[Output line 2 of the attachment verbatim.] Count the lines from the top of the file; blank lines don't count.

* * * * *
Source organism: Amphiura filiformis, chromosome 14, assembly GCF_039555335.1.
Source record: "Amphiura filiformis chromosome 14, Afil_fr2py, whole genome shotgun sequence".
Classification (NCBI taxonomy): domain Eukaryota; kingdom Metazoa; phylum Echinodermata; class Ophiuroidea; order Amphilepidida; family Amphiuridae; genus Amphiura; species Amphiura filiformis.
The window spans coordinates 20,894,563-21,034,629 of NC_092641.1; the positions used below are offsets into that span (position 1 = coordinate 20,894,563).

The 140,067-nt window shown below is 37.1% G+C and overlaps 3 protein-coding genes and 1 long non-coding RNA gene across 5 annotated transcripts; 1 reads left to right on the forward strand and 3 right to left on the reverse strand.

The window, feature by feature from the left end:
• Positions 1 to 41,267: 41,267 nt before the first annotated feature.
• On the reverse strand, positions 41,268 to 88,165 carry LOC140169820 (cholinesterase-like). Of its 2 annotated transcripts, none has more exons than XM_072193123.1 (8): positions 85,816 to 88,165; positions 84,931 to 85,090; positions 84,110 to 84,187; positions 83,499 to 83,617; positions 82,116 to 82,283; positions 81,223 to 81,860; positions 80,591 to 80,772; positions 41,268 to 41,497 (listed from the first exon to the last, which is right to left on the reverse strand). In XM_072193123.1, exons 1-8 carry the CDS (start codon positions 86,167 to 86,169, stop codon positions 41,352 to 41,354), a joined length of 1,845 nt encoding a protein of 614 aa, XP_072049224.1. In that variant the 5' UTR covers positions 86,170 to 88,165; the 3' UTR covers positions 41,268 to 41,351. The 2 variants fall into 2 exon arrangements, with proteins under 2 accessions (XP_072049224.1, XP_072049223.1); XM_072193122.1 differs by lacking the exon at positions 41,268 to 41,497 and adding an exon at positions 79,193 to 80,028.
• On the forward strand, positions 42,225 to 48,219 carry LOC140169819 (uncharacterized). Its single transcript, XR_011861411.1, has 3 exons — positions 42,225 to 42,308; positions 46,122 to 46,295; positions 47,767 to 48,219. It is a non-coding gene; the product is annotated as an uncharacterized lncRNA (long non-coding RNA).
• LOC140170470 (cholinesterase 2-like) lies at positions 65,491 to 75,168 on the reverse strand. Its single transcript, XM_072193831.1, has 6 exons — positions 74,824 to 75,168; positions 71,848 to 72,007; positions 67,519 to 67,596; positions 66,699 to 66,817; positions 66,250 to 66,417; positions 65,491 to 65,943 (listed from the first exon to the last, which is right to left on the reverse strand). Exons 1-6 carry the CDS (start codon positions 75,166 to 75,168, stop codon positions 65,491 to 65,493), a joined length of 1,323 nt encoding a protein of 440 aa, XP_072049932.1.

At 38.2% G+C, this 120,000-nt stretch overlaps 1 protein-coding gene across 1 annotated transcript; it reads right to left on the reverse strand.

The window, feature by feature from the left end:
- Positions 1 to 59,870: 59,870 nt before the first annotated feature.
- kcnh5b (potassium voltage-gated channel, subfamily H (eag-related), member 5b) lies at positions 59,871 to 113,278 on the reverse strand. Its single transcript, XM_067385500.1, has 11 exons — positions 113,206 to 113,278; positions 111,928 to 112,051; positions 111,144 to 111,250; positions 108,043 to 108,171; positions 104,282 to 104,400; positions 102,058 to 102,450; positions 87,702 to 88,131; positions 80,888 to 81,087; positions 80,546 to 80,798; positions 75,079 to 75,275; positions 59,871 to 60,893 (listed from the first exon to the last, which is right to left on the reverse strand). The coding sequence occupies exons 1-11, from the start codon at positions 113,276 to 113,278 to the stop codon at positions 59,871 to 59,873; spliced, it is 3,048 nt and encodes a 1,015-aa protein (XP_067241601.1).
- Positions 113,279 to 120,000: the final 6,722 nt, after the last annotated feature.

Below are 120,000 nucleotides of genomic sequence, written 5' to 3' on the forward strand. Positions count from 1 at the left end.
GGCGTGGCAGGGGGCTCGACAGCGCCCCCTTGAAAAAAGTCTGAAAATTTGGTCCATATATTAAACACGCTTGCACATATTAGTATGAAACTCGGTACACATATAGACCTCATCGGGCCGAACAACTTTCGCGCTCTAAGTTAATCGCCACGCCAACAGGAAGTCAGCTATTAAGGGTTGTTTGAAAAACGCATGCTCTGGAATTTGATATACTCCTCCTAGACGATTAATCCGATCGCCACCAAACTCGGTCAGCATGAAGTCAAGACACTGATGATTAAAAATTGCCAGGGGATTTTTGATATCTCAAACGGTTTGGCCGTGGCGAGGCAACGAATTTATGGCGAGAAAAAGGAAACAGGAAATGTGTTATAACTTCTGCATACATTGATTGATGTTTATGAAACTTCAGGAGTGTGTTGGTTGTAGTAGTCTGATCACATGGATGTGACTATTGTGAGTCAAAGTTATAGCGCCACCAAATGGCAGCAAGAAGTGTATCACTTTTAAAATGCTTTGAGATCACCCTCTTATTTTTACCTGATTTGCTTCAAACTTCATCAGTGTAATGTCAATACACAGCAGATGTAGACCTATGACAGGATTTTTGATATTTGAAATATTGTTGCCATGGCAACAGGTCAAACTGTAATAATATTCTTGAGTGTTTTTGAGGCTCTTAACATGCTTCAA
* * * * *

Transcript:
Source record: "Amphiura filiformis chromosome 14, Afil_fr2py, whole genome shotgun sequence".